by Jen Salamandick
Welcome to Search & Tonic, where we like our links the same way we like our drinks: strong. Each Friday we will present links from the past week that wowed us, offered a unique opinion, or taught us something brand new.
While everyone in #YEG was tweeting about the rolling blackouts and the oppressive heat on Monday, I was hobbling around aimlessly after suffering a casual knee injury during a ball hockey game. I say casual because nothing spectacular was going on, and come to think of it, I wasn’t even near the play at the time I took that fateful step.
Covered this week: Lowering CPL and Impriving ROI; SEO in 2012; Personalizing Marketing Emails; and Corporate Blogging Mistakes.
Here’s a checklist of things you should do when asked to “fix” an under-performing adwords campaign. I’m certainly finding it useful! It kind of speaks for itself, check it out if you spend any time working with AdWords.
MozCon 2012 is right around the corner and this article provides a list of some of the major SEO changes that have taken place since the 2011 conference wrapped up. A series of questions are posed to a panel and my favorite question was:
How much should an SEO be a “real” marketer?
If you set your sights solely on optimizing keywords and building as many links as possible without first understanding a client’s brand then where will you end up in the long run? Maybe as a “victim” of a future panda/penguin/piranha update.
Cyrus Shepard suggests that “Ideas can be more powerful than spreadsheets.” I agree, but spreadsheets have their place as well. I just think that they should play a supporting role and that marketing should play the lead role.
Cheaptickets emails me four times a
Cheaptickets personalizes some of these emails by addressing me by my first name in the following subject line:
Jennier, here are your top cheaps of the week.
Jennier is so close to Jennifer and I’m pretty sure it was my mistake anyways, so I can’t be too mad. What I don’t get about this whole concept is that even if something has my name in it, it doesn’t make it personalized. It’s still just a form email with my name chucked into it, is it not?
Now if Cheaptickets sent me an email that said:
We noticed you had been looking at flights to New Zealand for the 2012 holiday season. Are you super excited to see the lovely pohutukawa trees, Jennier? We’re excited for you to see them as well. We don’t usually offer discounts on travel to New Zealand during that time, but because your hair looks so nice today we are willing to come up with a special package just for you! For the low price of $1,000 dollars we are pleased to offer you and your family round-trip airfare and 4-star accommodation in Mount Maunganui for three weeks in December. Please enter this code on the payment page to receive your discount: XHSD34BD82.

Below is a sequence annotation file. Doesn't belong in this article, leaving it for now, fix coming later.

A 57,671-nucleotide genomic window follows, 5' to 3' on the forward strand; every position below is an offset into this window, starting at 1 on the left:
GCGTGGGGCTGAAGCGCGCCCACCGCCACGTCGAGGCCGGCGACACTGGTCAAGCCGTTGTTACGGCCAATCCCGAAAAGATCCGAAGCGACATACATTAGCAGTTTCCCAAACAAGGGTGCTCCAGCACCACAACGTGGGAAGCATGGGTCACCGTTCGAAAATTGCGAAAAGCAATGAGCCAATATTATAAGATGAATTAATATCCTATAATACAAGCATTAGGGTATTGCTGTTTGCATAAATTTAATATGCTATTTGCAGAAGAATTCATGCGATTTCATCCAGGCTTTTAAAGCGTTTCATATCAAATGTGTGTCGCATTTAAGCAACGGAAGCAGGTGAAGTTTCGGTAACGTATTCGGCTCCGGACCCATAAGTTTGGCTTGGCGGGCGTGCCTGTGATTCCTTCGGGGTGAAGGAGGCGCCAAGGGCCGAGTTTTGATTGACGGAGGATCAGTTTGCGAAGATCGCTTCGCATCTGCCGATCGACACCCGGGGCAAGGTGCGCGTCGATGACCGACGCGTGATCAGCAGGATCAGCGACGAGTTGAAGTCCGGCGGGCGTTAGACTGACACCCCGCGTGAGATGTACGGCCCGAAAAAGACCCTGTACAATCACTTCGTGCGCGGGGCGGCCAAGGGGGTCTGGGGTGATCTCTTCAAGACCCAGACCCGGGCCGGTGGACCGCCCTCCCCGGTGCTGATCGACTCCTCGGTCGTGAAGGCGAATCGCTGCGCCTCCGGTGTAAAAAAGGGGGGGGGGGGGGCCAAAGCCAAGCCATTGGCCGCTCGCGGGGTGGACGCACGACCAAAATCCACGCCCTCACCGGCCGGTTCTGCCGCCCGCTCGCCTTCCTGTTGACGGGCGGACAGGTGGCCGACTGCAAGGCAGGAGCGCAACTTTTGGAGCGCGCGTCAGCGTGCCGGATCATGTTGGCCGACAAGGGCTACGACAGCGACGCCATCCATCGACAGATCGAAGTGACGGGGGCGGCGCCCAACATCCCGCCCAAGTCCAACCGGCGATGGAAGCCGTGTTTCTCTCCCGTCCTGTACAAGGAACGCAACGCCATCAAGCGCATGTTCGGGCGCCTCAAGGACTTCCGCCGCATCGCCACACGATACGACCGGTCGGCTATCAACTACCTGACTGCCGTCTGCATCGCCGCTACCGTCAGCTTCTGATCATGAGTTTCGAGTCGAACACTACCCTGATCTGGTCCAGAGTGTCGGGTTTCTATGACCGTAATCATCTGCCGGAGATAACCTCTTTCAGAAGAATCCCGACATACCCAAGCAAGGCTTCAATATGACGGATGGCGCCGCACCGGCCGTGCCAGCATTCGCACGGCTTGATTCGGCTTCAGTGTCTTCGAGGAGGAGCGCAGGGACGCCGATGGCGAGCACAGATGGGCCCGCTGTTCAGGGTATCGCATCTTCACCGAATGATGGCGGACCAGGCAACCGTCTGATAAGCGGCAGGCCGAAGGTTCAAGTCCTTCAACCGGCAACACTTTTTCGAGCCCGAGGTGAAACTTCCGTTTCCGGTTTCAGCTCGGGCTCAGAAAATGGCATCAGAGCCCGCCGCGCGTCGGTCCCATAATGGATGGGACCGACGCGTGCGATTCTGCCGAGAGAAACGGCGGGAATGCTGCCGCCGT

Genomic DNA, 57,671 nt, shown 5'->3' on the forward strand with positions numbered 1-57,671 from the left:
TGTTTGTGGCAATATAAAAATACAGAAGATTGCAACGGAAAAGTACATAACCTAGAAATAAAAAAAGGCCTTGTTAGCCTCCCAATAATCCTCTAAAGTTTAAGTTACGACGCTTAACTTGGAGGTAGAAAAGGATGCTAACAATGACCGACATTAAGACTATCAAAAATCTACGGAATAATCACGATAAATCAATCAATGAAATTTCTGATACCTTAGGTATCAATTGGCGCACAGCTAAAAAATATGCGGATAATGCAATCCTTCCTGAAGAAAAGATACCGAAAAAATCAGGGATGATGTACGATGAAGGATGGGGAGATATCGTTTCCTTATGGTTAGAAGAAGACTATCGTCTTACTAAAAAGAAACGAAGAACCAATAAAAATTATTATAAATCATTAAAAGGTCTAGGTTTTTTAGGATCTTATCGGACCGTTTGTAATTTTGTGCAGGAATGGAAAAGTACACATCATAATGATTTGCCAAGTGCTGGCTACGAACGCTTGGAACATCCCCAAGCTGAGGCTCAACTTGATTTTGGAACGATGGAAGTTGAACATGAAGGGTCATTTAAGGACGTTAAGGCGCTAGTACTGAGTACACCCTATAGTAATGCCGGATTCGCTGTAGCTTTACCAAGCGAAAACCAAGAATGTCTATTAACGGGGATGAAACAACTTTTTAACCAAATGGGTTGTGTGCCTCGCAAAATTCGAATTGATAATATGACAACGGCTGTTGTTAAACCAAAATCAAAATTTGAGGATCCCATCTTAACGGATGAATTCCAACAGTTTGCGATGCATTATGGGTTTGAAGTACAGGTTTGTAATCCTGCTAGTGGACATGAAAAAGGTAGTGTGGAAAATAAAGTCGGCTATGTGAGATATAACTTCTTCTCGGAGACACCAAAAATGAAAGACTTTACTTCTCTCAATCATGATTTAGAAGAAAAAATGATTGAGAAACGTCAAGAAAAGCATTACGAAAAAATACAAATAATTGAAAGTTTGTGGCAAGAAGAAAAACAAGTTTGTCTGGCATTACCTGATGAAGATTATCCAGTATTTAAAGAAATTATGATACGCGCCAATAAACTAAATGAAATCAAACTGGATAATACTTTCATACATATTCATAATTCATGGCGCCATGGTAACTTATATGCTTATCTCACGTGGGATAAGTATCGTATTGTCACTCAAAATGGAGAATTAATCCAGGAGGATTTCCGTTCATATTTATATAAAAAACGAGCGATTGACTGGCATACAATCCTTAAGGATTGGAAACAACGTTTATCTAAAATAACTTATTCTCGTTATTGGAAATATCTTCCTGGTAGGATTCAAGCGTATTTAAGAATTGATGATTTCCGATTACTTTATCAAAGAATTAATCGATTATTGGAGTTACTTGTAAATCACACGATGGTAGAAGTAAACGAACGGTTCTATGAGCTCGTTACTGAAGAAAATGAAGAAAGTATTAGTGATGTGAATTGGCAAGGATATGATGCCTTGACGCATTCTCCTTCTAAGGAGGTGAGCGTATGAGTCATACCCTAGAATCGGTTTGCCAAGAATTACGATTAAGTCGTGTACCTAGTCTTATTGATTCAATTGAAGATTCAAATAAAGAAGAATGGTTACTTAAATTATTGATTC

Thank you for being you, Jennier, we truly appreciate your business.
Now that is what I call personalization. For me, seeing my name in a subject line or email body means absolutely nothing, but I’m not offended or put off by it either. I probably shouldn’t hold my breath until I receive an email like that from Cheaptickets though.
Blogging once or twice isn’t hard. Blogging consistently and blogging well can be. It’s a serious commitment you make and faltering on that commitment devalues the blog. Wildly irregular postings may as well be no postings at all in some cases. If a company tries to blog once in a while when something really big comes up, the audience will be considerably smaller than that of a company who blogs consistently about a variety of topics.
This article also scoffs at the impersonal nature of some corporate blogs. Posts coming from the author name, admin or posts that seem to be talking at a reader instead of attempting to speak with a reader are impersonal. I think that letting employees write with character and opinion is much more beneficial than insisting that your employees maintain a company voice. Have one of those “the following views are those of the individual not the brand” messages if need be!
The other kicker is a lack of value proposition on corporate blogs. I find great value from lists. Top Ten This, Five Best Thats, etc. Lists are easy to read and the titles for list-style posts generally show me what value I will gain from clicking on the article link. Consider the two potential article titles:
How We Make Our Clients Feel Special
The Top Ten Ways To Ensure Your Clients Are Satisfied
The first one is very “me focused” and I get the impression that it will come off as braggy and pretentious. The Top Ten title however, makes me think, “Hey! Neat! Ten ways we can impress our clients!”